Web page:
4. Contributing to the Regenerative Economy through experience of place

If the goal is to move past “doing less harm” to creating more good, then  tourism is well placed to do that because of its ties with and utter dependence on places. Tourism is all about a guest encountering a host in a specific place, the host’s home place.

Furthermore, the travel and hospitality sector can play a central role in accelerating the big shift towards a Regenerative Economy that’s aligned with Nature’s purpose and processes.

Every place on earth expresses Nature’s beauty, power, complexity in a unique way due its location in relation to the sun, its unique geology, hydrology, history, and the culture of its peoples. As indigenous people know, each place has a unique song, signature, personality or essence that’s sacred, that can be experienced and exists to be celebrated and revered.

Our deep, most intimate connection to Nature cannot be learned through the mind (analysis) but through a whole body experience involving not only our five senses, but via the additional ways of knowing felt through our guts, hearts and souls and expressed through the many and varied aspects of human creativity – art, dance, poetry, music, architecture, gardening, cooking, theatre etc.

Because hosts tend to stay put in one place ready to receive guests, they are best able to appreciate what dwelling in (inhabiting) a specific place means. As they grow in familiarity with its rhythms, they become of that place, they fall in love with it, becoming enchanted, becoming truly indigenous. They are then in a position to share its beauty and evoke a powerful sense of wonder and awe – feelings that science has shown not only to have enormous healing power at a personal level but to be the precursor to a deep sense of caring and protection.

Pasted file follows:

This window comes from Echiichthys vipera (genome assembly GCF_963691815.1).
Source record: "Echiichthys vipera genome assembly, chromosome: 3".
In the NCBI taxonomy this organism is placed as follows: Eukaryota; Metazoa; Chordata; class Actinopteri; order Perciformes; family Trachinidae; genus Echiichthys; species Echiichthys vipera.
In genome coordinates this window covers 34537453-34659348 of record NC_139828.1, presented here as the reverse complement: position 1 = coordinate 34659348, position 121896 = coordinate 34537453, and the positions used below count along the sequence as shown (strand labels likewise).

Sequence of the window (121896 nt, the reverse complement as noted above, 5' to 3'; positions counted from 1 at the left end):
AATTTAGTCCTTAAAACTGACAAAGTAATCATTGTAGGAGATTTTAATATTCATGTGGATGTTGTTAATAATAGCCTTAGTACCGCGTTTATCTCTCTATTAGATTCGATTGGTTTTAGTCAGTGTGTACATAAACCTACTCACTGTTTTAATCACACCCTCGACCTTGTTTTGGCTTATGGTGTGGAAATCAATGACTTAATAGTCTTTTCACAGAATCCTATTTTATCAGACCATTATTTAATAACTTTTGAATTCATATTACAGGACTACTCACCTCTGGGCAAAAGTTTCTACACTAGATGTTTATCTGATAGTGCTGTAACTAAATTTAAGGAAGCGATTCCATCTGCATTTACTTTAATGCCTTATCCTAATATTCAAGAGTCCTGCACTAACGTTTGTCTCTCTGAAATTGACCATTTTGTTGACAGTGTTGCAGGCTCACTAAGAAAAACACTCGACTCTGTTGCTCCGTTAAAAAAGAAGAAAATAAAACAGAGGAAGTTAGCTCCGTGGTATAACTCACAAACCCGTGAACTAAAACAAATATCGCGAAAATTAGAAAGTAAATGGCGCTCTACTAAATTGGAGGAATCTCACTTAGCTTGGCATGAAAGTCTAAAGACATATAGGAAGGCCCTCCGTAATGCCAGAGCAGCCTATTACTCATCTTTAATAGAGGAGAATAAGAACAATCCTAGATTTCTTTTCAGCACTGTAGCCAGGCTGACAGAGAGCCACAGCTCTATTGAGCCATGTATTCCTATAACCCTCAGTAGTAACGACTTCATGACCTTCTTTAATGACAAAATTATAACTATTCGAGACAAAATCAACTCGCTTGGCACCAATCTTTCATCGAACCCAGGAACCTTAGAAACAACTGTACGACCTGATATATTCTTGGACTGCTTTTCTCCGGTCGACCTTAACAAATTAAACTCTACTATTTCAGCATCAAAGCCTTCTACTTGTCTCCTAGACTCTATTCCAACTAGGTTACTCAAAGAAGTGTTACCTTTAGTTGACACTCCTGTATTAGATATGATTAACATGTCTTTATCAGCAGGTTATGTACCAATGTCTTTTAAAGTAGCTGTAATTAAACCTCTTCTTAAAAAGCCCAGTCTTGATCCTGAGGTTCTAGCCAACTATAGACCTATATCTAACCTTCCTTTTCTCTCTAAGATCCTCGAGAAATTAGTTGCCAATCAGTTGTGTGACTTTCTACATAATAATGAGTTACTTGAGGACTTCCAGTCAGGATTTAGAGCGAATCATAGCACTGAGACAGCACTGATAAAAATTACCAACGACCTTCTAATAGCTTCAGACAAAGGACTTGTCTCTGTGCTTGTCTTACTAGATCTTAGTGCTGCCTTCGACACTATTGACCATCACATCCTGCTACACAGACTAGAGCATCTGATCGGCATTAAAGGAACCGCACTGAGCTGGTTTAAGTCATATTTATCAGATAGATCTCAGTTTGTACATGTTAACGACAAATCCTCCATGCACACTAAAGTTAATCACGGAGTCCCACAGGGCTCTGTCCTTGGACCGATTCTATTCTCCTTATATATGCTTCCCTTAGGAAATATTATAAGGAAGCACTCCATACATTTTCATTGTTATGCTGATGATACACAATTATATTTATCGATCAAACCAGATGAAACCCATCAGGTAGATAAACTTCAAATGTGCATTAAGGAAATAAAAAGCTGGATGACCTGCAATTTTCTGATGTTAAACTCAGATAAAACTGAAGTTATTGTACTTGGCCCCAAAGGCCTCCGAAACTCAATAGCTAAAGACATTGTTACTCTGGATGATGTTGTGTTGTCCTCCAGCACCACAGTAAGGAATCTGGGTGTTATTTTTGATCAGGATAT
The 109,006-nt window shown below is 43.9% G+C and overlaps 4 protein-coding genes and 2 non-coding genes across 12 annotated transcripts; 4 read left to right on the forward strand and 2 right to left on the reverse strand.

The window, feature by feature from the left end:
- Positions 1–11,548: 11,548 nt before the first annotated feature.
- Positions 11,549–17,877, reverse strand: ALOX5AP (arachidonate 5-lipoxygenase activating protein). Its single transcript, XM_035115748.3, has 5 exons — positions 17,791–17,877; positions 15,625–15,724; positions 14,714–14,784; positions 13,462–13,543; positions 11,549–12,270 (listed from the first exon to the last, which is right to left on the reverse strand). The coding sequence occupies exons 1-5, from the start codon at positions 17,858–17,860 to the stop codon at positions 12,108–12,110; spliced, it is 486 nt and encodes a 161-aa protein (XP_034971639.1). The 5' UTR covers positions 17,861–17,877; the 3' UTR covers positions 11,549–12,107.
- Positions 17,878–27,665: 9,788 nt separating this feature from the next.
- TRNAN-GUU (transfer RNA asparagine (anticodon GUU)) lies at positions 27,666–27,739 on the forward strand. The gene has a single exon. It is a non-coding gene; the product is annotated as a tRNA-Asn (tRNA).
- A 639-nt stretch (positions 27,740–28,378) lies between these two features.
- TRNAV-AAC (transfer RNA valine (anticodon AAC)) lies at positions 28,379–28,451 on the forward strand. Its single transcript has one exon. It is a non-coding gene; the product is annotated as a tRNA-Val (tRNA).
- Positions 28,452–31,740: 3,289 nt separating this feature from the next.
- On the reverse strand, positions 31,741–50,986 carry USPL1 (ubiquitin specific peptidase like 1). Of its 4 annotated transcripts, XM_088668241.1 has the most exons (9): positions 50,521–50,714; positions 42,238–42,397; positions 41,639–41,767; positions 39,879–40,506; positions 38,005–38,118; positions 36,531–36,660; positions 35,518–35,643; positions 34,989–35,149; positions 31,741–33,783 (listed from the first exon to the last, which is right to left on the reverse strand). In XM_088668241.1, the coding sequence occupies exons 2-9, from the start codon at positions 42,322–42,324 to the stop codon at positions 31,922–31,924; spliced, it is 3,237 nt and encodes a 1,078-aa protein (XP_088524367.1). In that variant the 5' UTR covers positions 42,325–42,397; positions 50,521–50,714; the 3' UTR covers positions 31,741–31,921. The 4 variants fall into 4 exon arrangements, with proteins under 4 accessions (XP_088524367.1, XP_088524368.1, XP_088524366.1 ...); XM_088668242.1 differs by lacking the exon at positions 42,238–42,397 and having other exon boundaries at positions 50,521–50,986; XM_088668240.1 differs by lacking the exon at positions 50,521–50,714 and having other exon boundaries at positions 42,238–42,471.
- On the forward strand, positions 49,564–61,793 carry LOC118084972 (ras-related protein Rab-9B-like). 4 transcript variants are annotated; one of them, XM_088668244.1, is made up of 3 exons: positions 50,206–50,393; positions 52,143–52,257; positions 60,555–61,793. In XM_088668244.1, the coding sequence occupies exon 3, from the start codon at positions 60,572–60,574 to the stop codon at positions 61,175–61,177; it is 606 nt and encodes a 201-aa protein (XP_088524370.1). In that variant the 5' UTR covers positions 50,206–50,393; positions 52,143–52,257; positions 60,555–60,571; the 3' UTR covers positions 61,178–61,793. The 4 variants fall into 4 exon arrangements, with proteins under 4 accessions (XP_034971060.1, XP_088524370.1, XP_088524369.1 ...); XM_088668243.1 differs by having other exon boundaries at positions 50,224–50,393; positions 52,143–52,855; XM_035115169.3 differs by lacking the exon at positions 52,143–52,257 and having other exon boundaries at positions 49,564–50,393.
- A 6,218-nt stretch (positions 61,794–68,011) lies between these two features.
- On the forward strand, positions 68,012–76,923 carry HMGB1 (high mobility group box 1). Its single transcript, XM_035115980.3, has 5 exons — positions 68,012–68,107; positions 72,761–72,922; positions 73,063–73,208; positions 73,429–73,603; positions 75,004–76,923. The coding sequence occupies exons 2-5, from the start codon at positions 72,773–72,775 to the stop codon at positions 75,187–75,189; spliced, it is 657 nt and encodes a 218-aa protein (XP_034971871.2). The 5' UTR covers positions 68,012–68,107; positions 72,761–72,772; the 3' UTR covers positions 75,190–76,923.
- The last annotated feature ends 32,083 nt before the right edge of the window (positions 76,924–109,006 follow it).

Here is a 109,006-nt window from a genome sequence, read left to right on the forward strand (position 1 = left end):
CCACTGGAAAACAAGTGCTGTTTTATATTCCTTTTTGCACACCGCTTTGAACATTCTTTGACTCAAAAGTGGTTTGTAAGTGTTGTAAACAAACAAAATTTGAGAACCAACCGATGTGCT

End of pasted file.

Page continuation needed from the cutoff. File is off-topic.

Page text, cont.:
Instead of place branding or even place making, Conscious Hosts learn the art of place sensing using a form of cellular intelligence that connects our unique identities to the vast mystery of the universe and the intelligence that underpins it. Developing a sense of place “offers a unifying story that weaves together our relationship with nature, art and community and inspires us to re-imagine not only how we live and lead but the nature of the universe itself.”

Perhaps the greatest gift a host could give a guest, after having shared his home, would be to pass on to the guest an intense desire to apply their newfound sensitivity to seeing their own home, as Proust suggested, “ as if for the first time but with new eyes”?

Love of place unleashes the personal and political will needed to make profound change. It can also unite people across diverse ideological spectra because place is what we all share: it is the commons that allows people to call themselves a community.

Pamela Mang, CEO The Regenesis Group